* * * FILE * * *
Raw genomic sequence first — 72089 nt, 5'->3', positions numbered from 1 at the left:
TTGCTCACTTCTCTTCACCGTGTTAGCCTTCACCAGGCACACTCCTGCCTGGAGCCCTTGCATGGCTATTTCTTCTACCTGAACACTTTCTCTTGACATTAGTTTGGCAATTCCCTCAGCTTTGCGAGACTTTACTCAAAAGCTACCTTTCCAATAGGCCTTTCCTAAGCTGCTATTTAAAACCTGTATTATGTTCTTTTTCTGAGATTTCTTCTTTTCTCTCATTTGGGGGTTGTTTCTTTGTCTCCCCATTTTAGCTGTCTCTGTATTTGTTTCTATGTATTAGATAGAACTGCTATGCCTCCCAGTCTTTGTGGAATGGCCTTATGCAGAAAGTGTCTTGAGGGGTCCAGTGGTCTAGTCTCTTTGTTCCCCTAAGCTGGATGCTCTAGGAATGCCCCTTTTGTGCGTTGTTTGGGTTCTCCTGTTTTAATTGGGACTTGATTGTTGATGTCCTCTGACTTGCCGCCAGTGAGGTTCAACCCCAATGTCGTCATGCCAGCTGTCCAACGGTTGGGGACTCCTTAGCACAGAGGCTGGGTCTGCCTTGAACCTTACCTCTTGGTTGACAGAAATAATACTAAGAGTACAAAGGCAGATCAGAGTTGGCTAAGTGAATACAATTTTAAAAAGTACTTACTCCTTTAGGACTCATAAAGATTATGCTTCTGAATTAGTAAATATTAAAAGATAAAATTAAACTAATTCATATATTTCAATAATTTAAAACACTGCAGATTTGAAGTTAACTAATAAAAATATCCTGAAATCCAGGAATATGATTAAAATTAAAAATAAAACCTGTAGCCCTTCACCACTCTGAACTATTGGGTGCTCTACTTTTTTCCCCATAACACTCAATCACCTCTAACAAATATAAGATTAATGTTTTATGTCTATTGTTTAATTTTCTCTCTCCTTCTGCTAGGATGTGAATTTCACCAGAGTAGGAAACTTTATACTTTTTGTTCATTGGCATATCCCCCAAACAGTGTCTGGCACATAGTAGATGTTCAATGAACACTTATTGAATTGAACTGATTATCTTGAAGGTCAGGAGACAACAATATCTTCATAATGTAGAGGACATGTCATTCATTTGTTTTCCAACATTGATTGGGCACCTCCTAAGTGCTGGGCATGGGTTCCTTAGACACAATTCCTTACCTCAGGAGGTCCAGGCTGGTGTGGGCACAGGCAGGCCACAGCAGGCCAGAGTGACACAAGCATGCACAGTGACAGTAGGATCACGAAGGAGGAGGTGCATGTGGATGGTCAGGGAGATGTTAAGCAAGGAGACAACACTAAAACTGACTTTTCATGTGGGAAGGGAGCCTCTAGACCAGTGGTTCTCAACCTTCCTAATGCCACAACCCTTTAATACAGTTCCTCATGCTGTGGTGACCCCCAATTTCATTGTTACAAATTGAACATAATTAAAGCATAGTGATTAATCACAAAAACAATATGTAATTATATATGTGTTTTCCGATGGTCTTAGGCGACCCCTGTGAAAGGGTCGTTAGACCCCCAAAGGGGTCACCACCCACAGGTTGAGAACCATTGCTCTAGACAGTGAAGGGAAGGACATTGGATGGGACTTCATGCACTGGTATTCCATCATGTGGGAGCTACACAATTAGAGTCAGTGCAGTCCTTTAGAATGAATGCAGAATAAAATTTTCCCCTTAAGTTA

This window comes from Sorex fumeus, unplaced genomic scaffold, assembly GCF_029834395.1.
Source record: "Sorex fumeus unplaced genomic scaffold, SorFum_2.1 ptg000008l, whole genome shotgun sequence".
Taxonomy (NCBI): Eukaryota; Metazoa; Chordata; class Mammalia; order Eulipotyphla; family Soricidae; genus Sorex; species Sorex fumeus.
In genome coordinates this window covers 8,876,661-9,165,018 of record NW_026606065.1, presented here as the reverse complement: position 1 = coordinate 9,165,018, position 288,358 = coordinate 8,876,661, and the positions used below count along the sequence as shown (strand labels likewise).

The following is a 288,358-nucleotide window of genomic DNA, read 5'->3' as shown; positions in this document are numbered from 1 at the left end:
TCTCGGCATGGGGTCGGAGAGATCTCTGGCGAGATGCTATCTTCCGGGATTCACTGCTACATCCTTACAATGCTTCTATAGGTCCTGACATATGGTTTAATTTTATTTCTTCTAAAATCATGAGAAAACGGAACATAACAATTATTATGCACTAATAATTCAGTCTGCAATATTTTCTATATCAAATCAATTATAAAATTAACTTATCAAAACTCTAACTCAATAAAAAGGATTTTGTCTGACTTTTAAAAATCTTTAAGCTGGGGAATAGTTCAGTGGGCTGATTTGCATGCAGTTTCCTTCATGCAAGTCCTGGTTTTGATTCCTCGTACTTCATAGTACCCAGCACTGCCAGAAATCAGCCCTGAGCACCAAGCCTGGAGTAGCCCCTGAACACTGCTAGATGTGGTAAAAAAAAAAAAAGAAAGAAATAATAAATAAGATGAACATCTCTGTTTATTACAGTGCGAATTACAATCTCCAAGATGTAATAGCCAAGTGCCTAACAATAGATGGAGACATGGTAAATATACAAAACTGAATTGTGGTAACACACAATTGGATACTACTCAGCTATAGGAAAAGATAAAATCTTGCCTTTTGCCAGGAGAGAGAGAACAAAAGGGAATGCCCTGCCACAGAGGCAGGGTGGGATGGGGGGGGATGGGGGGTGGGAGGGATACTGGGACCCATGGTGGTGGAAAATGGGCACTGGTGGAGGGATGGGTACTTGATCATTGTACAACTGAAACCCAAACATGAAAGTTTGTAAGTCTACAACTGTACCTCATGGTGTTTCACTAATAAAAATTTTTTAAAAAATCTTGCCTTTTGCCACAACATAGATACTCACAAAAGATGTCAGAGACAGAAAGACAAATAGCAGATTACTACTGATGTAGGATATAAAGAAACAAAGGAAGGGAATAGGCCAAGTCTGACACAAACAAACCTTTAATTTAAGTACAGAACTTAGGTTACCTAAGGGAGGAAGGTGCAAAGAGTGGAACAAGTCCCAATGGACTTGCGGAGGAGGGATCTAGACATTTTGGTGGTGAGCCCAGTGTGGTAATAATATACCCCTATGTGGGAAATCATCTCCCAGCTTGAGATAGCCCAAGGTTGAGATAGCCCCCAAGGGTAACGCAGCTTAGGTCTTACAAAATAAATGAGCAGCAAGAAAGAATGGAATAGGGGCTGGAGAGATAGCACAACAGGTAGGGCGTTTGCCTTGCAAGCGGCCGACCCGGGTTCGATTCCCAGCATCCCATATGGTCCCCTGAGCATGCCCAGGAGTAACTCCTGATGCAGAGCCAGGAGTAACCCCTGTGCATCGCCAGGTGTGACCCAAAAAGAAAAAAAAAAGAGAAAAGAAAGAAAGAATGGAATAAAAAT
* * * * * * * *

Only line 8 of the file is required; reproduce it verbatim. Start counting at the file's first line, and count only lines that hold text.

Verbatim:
TCTCGGCATGGGGTCGGAGAGATCTCTGGCGAGATGCTATCTTCCGGGATTCACTGCTACATCCTTACAATGCTTCTATAGGTCCTGACATATGGTTTAATTTTATTTCTTCTAAAATCATGAGAAAACGGAACATAACAATTATTATGCACTAATAATTCAGTCTGCAATATTTTCTATATCAAATCAATTATAAAATTAACTTATCAAAACTCTAACTCAATAAAAAGGATTTTGTCTGACTTTTAAAAATCTTTAAGCTGGGGAATAGTTCAGTGGGCTGATTTGCATGCAGTTTCCTTCATGCAAGTCCTGGTTTTGATTCCTCGTACTTCATAGTACCCAGCACTGCCAGAAATCAGCCCTGAGCACCAAGCCTGGAGTAGCCCCTGAACACTGCTAGATGTGGTAAAAAAAAAAAAAGAAAGAAATAATAAATAAGATGAACATCTCTGTTTATTACAGTGCGAATTACAATCTCCAAGATGTAATAGCCAAGTGCCTAACAATAGATGGAGACATGGTAAATATACAAAACTGAATTGTGGTAACACACAATTGGATACTACTCAGCTATAGGAAAAGATAAAATCTTGCCTTTTGCCAGGAGAGAGAGAACAAAAGGGAATGCCCTGCCACAGAGGCAGGGTGGGATGGGGGGGGATGGGGGGTGGGAGGGATACTGGGACCCATGGTGGTGGAAAATGGGCACTGGTGGAGGGATGGGTACTTGATCATTGTACAACTGAAACCCAAACATGAAAGTTTGTAAGTCTACAACTGTACCTCATGGTGTTTCACTAATAAAAATTTTTTAAAAAATCTTGCCTTTTGCCACAACATAGATACTCACAAAAGATGTCAGAGACAGAAAGACAAATAGCAGATTACTACTGATGTAGGATATAAAGAAACAAAGGAAGGGAATAGGCCAAGTCTGACACAAACAAACCTTTAATTTAAGTACAGAACTTAGGTTACCTAAGGGAGGAAGGTGCAAAGAGTGGAACAAGTCCCAATGGACTTGCGGAGGAGGGATCTAGACATTTTGGTGGTGAGCCCAGTGTGGTAATAATATACCCCTATGTGGGAAATCATCTCCCAGCTTGAGATAGCCCAAGGTTGAGATAGCCCCCAAGGGTAACGCAGCTTAGGTCTTACAAAATAAATGAGCAGCAAGAAAGAATGGAATAGGGGCTGGAGAGATAGCACAACAGGTAGGGCGTTTGCCTTGCAAGCGGCCGACCCGGGTTCGATTCCCAGCATCCCATATGGTCCCCTGAGCATGCCCAGGAGTAACTCCTGATGCAGAGCCAGGAGTAACCCCTGTGCATCGCCAGGTGTGACCCAAAAAGAAAAAAAAAAGAGAAAAGAAAGAAAGAATGGAATAAAAAT